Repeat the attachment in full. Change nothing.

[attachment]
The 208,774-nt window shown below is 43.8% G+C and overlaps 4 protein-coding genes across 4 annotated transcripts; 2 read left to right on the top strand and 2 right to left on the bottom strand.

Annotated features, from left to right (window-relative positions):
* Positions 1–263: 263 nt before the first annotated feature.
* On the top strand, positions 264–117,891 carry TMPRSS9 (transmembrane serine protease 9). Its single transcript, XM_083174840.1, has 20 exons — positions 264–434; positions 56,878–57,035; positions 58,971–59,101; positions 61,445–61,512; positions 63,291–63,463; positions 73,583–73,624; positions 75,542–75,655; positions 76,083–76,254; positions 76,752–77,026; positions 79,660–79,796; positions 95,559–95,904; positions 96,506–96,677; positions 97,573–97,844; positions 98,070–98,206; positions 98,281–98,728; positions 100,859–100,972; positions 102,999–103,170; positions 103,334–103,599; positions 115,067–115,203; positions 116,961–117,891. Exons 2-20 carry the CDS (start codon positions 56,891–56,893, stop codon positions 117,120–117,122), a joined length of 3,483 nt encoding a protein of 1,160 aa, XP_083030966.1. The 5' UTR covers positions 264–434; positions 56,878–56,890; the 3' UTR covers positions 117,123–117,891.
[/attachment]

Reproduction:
The 208,774-nt window shown below is 43.8% G+C and overlaps 4 protein-coding genes across 4 annotated transcripts; 2 read left to right on the top strand and 2 right to left on the bottom strand.

Annotated features, from left to right (window-relative positions):
* Positions 1–263: 263 nt before the first annotated feature.
* On the top strand, positions 264–117,891 carry TMPRSS9 (transmembrane serine protease 9). Its single transcript, XM_083174840.1, has 20 exons — positions 264–434; positions 56,878–57,035; positions 58,971–59,101; positions 61,445–61,512; positions 63,291–63,463; positions 73,583–73,624; positions 75,542–75,655; positions 76,083–76,254; positions 76,752–77,026; positions 79,660–79,796; positions 95,559–95,904; positions 96,506–96,677; positions 97,573–97,844; positions 98,070–98,206; positions 98,281–98,728; positions 100,859–100,972; positions 102,999–103,170; positions 103,334–103,599; positions 115,067–115,203; positions 116,961–117,891. Exons 2-20 carry the CDS (start codon positions 56,891–56,893, stop codon positions 117,120–117,122), a joined length of 3,483 nt encoding a protein of 1,160 aa, XP_083030966.1. The 5' UTR covers positions 264–434; positions 56,878–56,890; the 3' UTR covers positions 117,123–117,891.